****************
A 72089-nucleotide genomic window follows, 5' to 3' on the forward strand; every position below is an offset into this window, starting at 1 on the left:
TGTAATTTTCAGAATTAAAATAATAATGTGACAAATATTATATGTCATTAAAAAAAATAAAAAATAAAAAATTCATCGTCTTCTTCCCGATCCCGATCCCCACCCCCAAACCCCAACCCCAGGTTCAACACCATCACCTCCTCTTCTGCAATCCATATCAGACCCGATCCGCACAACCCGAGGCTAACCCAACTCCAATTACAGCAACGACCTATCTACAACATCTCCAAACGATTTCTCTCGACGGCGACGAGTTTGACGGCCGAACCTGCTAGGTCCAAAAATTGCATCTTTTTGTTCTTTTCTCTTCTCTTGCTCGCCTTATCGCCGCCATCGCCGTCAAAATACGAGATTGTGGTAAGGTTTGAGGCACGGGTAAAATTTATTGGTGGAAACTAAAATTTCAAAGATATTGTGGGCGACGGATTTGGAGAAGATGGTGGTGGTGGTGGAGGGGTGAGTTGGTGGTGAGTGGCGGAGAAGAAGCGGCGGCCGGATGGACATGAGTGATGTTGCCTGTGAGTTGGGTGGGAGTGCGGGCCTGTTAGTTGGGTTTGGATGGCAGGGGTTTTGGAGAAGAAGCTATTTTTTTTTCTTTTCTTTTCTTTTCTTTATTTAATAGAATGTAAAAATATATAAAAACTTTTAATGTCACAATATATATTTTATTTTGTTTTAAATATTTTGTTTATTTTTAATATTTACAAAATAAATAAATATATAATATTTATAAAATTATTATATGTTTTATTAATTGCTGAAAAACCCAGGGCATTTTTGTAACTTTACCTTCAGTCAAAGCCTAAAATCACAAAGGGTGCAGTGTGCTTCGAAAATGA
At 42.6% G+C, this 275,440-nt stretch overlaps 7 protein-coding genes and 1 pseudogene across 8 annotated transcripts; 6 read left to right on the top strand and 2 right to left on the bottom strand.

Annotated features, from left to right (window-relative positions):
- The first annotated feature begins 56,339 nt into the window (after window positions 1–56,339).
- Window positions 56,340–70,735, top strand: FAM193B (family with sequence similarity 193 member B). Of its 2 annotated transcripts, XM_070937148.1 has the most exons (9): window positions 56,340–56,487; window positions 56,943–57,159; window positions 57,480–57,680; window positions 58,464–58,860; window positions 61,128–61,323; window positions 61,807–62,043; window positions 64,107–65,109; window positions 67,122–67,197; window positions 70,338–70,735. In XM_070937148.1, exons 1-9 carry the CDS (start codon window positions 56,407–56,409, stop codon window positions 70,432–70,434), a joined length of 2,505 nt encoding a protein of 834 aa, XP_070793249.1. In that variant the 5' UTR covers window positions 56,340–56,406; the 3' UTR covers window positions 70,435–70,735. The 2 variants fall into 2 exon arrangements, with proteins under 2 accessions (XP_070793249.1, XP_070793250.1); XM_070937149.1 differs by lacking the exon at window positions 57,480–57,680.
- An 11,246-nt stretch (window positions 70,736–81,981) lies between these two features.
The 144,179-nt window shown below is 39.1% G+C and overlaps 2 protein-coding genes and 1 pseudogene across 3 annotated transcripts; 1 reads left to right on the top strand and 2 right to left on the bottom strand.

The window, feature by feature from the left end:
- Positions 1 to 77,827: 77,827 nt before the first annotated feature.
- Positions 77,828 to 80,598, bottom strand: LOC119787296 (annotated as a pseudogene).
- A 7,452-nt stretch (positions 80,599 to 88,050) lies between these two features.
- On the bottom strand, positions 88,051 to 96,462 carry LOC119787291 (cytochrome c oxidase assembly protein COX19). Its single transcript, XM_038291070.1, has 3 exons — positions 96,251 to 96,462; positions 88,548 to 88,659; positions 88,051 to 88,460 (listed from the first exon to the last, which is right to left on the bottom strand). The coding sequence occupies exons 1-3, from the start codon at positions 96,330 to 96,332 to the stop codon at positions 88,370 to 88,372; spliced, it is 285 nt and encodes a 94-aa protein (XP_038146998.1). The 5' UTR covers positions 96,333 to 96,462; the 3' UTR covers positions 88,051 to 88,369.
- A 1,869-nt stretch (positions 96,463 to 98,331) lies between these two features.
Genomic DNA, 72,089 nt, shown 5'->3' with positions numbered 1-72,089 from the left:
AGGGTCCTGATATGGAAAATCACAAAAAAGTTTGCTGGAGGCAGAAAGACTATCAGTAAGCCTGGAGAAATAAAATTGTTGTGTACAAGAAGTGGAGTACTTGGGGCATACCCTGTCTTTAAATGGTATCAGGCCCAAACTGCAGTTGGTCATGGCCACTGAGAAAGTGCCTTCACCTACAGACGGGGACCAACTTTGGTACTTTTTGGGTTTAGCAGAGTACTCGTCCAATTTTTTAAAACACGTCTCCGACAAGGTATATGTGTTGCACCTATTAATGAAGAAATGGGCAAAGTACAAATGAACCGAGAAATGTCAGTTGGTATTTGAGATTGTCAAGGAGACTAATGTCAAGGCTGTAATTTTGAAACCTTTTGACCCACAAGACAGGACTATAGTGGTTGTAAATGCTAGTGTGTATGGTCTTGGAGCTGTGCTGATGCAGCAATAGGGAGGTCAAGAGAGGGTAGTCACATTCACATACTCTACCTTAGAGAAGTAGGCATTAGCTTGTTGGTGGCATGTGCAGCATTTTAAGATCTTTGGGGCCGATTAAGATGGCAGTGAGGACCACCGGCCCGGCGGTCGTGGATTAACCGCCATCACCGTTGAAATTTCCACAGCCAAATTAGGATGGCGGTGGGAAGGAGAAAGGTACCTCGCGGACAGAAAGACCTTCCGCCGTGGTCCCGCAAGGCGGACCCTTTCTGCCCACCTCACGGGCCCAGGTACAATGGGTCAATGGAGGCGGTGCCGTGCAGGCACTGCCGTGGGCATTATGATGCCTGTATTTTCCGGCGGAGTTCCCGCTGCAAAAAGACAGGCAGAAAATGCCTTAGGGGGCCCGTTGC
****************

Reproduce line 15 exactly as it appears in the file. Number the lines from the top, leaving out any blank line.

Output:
Genomic DNA, 72,089 nt, shown 5'->3' with positions numbered 1-72,089 from the left: